Kumaritashvili's shadow looms large

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WHISTLER, B.C. — There was no avoiding the collateral damage from the tragedy of a man who was barely known three days earlier, but one who will forever be attached to Olympic luge.

There was no escaping the memory or the legacy of dead Georgian slider Nodar Kumaritashvili. Not in the surroundings of the Whistler Sliding Centre, nor in the result as medals were awarded in front of a lively, emotional crowd at this controversial event.

History will show that German Felix Loch became the youngest ever to win Olympic gold in his event. His name won’t be the one most remembered from this competition, however.

As you walked to the finish line for Sunday evening’s final of four runs, the signs of Kumaritashvili’s heart-wrenching story were impossible to miss.

Directly below the fresh plywood on a wall just built and orange padding only recently attached to metal beams — two new safety features that may have saved his life had they been constructed 72 hours earlier — was an impromptu memorial.

Two candles flickered beside several bunches of flowers and a pair of stuffed animals at the very spot Kumaritashvili perished on Thursday, an event so wrenching it took the breathe out of these Games before they even began.

“The energy that’s been in this place really helped put a hold on what everyone was feeling in the luge community,” said Canadian Sam Edney, who responded with the rides of his life here to grab seventh, the best a Canadian man has finished in Olympic luge history.

“The next couple of days it will really settle in.”

For the athletes, it most certainly will.

In an event that was doomed to be tainted from its awful beginning, even the final results are not without some controversy.

How would you feel if you were Armin Zoeggeler, a co-favourite with Loch going in but a man with little chance after officials made the course two football fields shorter to supposedly make it slower?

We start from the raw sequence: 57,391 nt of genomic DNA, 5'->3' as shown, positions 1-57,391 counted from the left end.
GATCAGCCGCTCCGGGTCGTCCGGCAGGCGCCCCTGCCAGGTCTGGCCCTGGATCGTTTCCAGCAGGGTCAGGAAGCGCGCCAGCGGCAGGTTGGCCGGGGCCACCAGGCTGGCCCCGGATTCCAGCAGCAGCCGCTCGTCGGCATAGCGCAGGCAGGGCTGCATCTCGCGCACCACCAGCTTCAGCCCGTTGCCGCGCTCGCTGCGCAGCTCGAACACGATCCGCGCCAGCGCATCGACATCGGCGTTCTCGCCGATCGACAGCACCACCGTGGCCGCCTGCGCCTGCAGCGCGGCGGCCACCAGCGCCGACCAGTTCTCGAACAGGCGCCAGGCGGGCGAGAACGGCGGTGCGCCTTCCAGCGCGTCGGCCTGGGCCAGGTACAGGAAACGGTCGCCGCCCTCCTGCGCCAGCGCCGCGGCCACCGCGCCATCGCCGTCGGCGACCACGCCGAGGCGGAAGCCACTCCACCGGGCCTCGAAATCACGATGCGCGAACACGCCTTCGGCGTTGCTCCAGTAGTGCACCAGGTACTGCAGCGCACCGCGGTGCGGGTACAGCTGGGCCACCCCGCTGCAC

Haven’t heard of him? Prior to the track alteration, the Italian had a good shot of winning a third consecutive Olympic gold medal.

Instead, he had to settle for bronze behind Loch and another German, David Moeller, as Zoeggeler became just the third Olympian to win a medal in the same event in five consecutive Games.

With the start line moved to a flatter point on the course that snakes down Blackcomb Mountain, the 36-year-old legend of his sport saw his biggest advantage snatched away. Loch is a brilliant starter — as are all of the Germans — especially in a flat start like the one in this abbreviated course.

In each of the four runs, Loch seized on the advantage and cemented his bid for gold in the opening few seconds. The rest of the field didn’t have a chance.

Not to slight the German policeman — he did, after all, become the world’s fastest man in competition a year ago when he blitzed to a clocking of 153.98 km/h here.

Maybe as time heals and his own legacy is developed, maybe Loch’s brilliance will help balance the memory of Kumaritashvili’s perilous end. And perhaps that’s as it should be.

Earlier on Sunday, the Wall Street Journal reported of a conversation held with Kumaritashvili’s father in the small Georgian village that was their home.

“He called me before the Olympics, three days ago, and said ‘Dad, I’m scared of the turns,’” David Kumaritashvili said. “He said if he stayed the course, he would finish it.

“He was brave.”

He will not be forgotten, either. Nor will this competition, for too many of the wrong reasons.

rob.longley@sunmedia.ca


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